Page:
Figure 1ICER scatter plot for mifepristone pretreatment vs office uterine aspiration, by measure of health outcome
      Scatterplots of points representing pairs of mean differences in cost and mean differences in QALYs (A) and percent completion (B) for mifepristone pretreatment vs office uterine aspiration from 5000 bootstrapped replications with replacement. The healthcare sector perspective in cost per QALY gained is in panel A, and the healthcare perspective in cost per percent completion gained is in panel B. The difference in mean cost is on the y-axis, and the difference in mean QALY (A) or percent completion (B) is on the x-axis. Points that lie above the horizontal axis represent replications in which mifepristone pretreatment costs more than office uterine aspiration, whereas points below the horizontal axis indicate replications in which office uterine aspiration costs more than mifepristone pretreatment. Points to the right of the vertical axis represent replications in which mifepristone pretreatment was more effective than office uterine aspiration, whereas points on the left of the vertical axis indicate replications in which office uterine aspiration was more effective than mifepristone pretreatment. Estimates in panel A fell in the lower right quadrant; this shows that mifepristone pretreatment is “dominant,” with lower mean costs and higher mean QALYs than office uterine aspiration. In panel B, estimates fell in the lower left quadrant; this shows that mifepristone pretreatment has lower cost and lower percent completion rates than office uterine aspiration. The blue points are within the 95% CI, the red points are outside the 95% CI, and the yellow points indicate the ICER point estimates.
      CI, confidence interval; ICER, incremental cost-effectiveness ratio; QALY, quality-adjusted life-year.
      Nagendra. Cost-effective early pregnancy loss management. Title. Am J Obstet Gynecol 2022.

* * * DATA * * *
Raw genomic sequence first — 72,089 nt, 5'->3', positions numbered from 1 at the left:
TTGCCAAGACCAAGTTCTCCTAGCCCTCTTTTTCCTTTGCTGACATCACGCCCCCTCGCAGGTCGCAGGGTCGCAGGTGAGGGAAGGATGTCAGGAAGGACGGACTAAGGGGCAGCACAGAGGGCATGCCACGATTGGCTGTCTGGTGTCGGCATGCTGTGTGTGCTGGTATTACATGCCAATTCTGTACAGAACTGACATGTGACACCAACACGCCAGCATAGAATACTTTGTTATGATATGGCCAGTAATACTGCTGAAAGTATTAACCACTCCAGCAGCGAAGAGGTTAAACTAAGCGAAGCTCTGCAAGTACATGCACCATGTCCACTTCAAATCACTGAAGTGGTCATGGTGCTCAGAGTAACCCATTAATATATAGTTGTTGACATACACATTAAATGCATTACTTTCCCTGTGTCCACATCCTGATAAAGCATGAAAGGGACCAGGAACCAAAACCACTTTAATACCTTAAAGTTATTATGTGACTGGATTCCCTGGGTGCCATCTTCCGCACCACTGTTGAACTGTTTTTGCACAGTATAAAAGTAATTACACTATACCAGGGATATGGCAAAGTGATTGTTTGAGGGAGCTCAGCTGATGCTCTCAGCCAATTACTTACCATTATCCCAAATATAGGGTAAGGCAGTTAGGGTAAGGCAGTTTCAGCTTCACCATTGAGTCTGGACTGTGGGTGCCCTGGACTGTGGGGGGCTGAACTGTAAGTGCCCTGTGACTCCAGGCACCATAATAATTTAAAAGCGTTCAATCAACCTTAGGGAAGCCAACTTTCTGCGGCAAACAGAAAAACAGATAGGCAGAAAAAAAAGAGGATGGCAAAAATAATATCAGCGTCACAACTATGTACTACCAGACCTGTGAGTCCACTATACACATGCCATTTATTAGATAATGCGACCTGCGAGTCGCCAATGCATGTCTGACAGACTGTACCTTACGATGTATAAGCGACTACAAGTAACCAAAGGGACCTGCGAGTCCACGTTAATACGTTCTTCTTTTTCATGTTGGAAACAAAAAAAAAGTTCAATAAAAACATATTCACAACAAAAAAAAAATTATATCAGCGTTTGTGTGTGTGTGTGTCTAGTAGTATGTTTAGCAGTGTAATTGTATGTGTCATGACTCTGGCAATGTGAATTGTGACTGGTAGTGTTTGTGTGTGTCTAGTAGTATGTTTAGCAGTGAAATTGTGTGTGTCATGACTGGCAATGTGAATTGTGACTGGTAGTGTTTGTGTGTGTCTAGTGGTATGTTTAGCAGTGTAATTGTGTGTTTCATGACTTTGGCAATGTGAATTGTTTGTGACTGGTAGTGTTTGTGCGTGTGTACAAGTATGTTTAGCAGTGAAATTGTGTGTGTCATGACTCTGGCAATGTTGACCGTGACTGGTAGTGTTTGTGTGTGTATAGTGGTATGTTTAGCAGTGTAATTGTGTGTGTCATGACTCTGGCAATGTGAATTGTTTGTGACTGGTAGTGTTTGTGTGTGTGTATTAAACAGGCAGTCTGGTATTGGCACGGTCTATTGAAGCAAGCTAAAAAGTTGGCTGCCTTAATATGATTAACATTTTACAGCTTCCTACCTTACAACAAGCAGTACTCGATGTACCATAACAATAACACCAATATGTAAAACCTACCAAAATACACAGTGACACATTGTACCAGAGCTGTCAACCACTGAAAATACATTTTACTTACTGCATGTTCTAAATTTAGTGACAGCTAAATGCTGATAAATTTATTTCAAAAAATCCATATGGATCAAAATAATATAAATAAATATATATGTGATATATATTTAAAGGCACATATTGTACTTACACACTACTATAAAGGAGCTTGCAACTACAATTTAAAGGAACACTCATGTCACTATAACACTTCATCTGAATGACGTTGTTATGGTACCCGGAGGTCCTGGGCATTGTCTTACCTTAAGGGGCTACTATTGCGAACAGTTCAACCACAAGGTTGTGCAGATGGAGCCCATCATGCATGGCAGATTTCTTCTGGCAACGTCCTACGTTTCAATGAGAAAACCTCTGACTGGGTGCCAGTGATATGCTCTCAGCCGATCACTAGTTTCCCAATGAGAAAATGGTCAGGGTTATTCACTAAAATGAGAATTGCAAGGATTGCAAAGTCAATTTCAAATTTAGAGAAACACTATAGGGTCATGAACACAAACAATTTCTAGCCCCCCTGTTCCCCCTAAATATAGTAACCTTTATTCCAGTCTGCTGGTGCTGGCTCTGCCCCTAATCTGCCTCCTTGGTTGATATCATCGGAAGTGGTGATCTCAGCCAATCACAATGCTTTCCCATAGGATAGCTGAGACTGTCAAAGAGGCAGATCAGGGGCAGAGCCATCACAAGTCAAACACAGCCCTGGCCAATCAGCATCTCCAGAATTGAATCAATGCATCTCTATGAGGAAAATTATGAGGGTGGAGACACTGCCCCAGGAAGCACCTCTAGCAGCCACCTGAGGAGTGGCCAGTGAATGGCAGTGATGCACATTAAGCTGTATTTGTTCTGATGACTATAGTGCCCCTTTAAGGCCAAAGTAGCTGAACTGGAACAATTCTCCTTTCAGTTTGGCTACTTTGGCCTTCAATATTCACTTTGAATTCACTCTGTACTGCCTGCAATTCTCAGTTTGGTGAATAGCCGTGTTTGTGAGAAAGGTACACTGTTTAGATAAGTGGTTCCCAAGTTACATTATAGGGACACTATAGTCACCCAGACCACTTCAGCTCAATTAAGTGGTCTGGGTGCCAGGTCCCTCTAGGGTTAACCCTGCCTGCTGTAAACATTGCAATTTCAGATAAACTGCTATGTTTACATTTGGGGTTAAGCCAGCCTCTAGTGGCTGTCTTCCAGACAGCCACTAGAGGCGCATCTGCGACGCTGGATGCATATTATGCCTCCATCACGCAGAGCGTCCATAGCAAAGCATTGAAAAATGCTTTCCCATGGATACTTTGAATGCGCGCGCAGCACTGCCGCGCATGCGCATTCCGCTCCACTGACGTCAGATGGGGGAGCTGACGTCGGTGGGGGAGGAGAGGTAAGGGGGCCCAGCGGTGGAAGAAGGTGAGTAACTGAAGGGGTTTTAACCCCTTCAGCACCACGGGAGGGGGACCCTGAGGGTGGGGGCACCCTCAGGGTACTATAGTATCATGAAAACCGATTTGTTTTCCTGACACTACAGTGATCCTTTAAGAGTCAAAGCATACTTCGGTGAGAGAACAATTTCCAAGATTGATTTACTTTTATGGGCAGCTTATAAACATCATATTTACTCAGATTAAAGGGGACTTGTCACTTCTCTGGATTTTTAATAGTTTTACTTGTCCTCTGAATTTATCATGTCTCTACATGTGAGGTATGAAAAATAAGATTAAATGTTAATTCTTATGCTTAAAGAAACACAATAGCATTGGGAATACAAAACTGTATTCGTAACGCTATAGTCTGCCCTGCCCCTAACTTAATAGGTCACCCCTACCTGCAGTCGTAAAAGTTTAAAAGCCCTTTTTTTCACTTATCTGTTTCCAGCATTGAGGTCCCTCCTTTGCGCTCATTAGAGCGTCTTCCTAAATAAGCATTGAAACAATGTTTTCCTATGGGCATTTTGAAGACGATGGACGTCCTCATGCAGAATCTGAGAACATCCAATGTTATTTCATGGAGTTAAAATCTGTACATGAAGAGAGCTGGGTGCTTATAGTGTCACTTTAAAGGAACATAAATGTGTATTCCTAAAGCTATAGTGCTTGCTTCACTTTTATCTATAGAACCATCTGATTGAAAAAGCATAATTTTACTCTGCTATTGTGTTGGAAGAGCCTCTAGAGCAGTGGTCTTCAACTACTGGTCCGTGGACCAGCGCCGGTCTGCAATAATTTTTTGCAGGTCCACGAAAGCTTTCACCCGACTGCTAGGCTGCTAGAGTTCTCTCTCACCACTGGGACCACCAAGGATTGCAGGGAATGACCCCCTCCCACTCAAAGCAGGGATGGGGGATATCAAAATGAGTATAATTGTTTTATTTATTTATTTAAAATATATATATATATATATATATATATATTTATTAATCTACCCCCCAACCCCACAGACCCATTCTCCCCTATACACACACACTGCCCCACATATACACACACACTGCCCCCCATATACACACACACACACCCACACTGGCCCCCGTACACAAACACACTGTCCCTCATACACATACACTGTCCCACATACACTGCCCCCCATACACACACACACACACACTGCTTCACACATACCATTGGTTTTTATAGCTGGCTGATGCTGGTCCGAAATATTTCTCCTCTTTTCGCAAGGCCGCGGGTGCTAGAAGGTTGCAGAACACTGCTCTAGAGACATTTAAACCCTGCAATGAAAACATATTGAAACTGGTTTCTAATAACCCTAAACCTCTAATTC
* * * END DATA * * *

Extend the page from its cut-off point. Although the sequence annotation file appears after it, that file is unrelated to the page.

Figure thumbnail gr2
      Figure 2CEAC for mifepristone pretreatment vs uterine aspiration, by measure of health outcome
      The 5000 bootstrapped ICER replications with replacement were used to derive cost-effectiveness acceptability frontiers, which plot the probability of the optimal strategy being cost-effective across a range of WTP values per QALY gained (A) or per percent completion gained (B). These probabilities were graphed to create CEACs for mifepristone pretreatment vs uterine aspiration. The common maximum WTP threshold per QALY gained of $100,000 is indicated by the red line in panel A. Mifepristone pretreatment had a 97.5% probability of being cost-effective (corresponding to the upper bound of 95% CI) compared with office uterine aspiration at a WTP threshold per QALY gained of $5600 and at $46 per 1 percentage point in completion rate gained.
      CI, confidence interval; CEAC, cost-effectiveness acceptability curve; ICER, incremental cost-effectiveness ratio; QALY, quality-adjusted life-year; WTP, willingness to pay.
      Nagendra. Cost-effective early pregnancy loss management. Title. Am J Obstet Gynecol 2022.
      The cost-effectiveness of treatment success of medical management to uterine aspiration was also evaluated. Costs for medical management were lower than for uterine aspiration, but uterine aspiration had higher treatment success than medical management, resulting in an ICER of $12.42 per 1 percentage point in completion rate gained (Table 2, Figure 1). CEAC analysis demonstrated that the probability that medical management is cost-effective relative to uterine aspiration is 97.5% for all willingness-to-pay values of >$46.00 per 1 percentage point in completion rate gained (Figure 2).

      Sensitivity analyses

      Threshold analysis demonstrated the effort of key variables on mifepristone pretreatment cost-effectiveness. With a decrease in the cost of an in-office uterine aspiration procedure from $475 to $11, or an increase in the cost of mifepristone from $54 to $518 per dose, medical management would remain cost-effective at the generally accepted maximum willingness-to-pay threshold of approximately $100,000 per QALY.
      • Neumann P.J.
      • Cohen J.T.
      • Weinstein M.C.
      Updating cost-effectiveness--the curious resilience of the $50,000-per-QALY threshold.
      With a decrease in percentage completion rate for medical management from 83.8% to 28.4%, medical management would remain cost-effective at $100,000 per QALY. With a decrease in utility score from 1.0000 to 0.9335 for successful medical management, an increase in utility score from 0.9500 to 0.9999 for successful in-office uterine aspiration, or a decrease in utility score from 0.90 to 0.46 for retreatment after failed medical or procedural treatment, mifepristone pretreatment would remain cost-effective at $100,000 per QALY.